I got there later than I normally would, 9.30am. Already 80 people in front of me:   . I joined the queue, but after five minutes spotted fellow NWA’er, raconteur and all-round good bloke Sean 6 people behind me, so I gave up my spot to drop back a few spots and hang out with him, passing the time shooting the breeze. Here’s the queue ahead of us:  . Now, in previous years I think there would have been more people ahead of us at that time of the morning, but this morning was very chilly…just 5 degrees C, and it  was only 7 degrees by the time I got home at midday. (The warmest it got today was 10 degrees, at 4pm…the sun only broke through the heavy fog at 1.30pm…)

The doors were opened spot on time and the queue moved well, no jumpers from where we were. I said hello to Neil, Jon and Michael as we moved around inside, also from NWA.

Inside was arranged as per normal except there was only one side of tables in the middle of the room, instead of two. This meant that there was actually more elbow room and it didn’t feel so claustrophobic. I must remember to take my glasses next time, as the lighting wasn’t good for me and I was squinting a lot trying to spot desired kits.

This time, there was plenty of 1/72 – but much of it I already had. I did come home with lots of loot, though – here’s a photo of the treasure:  . The first three columns of kits were all from the one vendor. 12 kits for $160.

The Nashorn was only $7 – an absolute steal for an unopened kit, so I bought it even though I currently don’t need it. I was stoked to find another Academy set of US vehicles. As I said before, the Russians loved those amphibious jeeps – see this link.

The little Renault FT17s with 37mm guns are fast-build kits, 2 in the box. They are the beginnings of my Romanian forces!

What was really good about today was to get the 8 Panthers. I need one more of each of those kits to make full-sterngth platoons of each. Then, when complete, they join my already completed full-strength platoon and company HQ vehicles, to make an entire company of Panthers. Grrrrrrraarrrrrrrrrrrrrrrrrrrrrrrr!

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PS: For Ben and Stephen, here are the promised ‘drool’ photos in their original 2304×1728 format:

           …and that’s a snapshot (pardon the pun) of what was there…there was lots more…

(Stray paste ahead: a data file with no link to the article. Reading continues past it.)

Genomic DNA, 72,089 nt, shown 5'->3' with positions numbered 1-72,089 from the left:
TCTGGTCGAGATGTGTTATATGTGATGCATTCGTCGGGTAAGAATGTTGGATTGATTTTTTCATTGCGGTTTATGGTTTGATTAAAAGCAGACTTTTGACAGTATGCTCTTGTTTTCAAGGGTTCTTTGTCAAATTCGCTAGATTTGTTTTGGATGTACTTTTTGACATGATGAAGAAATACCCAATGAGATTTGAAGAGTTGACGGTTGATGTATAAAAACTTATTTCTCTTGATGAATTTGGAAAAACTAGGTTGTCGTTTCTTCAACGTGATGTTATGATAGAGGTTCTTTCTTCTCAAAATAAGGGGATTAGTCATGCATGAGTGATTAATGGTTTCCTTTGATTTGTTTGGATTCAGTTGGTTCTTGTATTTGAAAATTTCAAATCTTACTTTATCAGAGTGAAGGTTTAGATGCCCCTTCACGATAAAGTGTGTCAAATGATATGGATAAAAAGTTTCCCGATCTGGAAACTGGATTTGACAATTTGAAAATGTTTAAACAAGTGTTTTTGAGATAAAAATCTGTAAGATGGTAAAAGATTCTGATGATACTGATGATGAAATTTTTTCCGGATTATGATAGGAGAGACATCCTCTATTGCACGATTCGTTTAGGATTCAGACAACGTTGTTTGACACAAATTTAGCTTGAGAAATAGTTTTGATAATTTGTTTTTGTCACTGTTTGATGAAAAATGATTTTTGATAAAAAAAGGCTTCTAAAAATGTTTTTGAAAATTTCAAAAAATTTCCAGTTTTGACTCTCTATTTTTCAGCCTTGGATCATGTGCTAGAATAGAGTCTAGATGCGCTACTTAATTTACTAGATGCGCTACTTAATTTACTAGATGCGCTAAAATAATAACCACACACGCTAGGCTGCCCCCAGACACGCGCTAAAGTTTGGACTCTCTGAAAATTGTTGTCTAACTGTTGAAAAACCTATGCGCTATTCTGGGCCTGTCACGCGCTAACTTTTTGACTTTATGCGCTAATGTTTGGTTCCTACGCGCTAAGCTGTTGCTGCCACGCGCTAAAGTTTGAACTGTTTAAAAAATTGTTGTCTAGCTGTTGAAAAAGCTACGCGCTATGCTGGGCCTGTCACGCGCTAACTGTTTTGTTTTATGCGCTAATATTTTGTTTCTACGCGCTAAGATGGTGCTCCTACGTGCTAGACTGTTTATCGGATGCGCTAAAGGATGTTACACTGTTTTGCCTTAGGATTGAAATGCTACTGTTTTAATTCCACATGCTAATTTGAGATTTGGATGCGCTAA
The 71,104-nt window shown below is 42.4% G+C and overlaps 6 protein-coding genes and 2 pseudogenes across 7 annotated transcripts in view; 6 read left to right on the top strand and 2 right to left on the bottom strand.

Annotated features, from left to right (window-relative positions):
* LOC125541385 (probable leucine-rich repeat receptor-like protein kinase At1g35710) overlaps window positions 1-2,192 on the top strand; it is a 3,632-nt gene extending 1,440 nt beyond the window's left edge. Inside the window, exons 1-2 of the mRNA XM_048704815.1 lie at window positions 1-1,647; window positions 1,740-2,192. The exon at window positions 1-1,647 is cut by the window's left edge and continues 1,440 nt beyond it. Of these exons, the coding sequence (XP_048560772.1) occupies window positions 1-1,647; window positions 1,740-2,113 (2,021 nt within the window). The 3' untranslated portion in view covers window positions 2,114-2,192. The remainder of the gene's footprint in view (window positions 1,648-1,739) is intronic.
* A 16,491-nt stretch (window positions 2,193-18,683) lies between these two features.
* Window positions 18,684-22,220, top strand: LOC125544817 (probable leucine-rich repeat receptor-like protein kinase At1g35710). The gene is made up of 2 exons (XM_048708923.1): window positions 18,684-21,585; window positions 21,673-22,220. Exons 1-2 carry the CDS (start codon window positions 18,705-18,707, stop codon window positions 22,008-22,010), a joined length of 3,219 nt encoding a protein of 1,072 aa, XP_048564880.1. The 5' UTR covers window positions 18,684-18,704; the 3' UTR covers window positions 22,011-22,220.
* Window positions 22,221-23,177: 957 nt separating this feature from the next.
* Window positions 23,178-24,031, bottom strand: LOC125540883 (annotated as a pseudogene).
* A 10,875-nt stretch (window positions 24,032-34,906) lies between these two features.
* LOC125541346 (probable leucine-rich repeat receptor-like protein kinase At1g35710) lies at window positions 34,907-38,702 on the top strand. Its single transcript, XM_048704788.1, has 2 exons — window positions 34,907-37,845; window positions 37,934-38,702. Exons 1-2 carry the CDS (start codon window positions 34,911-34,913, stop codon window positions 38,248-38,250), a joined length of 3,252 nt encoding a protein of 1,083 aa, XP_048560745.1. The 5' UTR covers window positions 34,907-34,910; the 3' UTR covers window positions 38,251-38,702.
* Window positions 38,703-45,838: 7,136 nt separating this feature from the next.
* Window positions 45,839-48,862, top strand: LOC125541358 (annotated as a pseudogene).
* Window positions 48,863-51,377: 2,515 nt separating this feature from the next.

…is the Holcroft Pure Red Sable Brush Round Size 20/0.  Cost me $5.50 AUD or so, as it was on a discount.

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Work on a pair of 251/10’s is slow but steady. They are Dragon kits, and the kit is meant to have the rear of each vehicle with a hefty supply of jerrycans in racks. I”m thinking of omitting the jerrycans and just putting the normal benches there.

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The SU-85 (СУ-85) is coming along more slowly than the 251/10’s.

Hello all,

My Dragon Models 1/72 scale Sd.Kfz 251/1 D’s are potentially one step away from being finished: .

When I started them, I thought that I might glue lichen on their sides to represent added foliage, as many German forces did to their vehicles in the last 2-3 years of the war. You can see a historical example of this ‘foliage as additional camouflage’ practice here. I’ve already done this to some of my vehicles, like my 234/3’s and my Hetzers.

Now I’m not sure I want to do this. The 234/3’s and the Hetzers aren’t meant to get so much game use compared to the 251/1’s. If they aren’t getting so much game use, I figure they can be a little more delicate and elaborate! Lichen on them is fine!

But I’m now not sure about adding lichen to these 251/1 D’s. These 251/1’s don’t have good vantage/attachment points to secure the lichen, so it’s possible that I could botch what I do. I don’t want to botch what has gone pretty well! The other 251’s I’ve done or are yet to do aren’t going to have lichen attached…plus it’s only an average of $10-15 per kit at swap-n-sells to get more if these ones do end up looking tatty after a couple of years. To topit all off, I’ve only been averaging 4 games a year lately…

Still, I’m thinking that they are fine as they are and that I don’t have to be so realistic all the time. Maybe I’m lazy and just want them off my table? Dunno.

So, readers, I’m turning this over to you. Do I follow through and add the lichen to them, or stop now?

Dragon SdKfz 251- detailing

December 9, 2011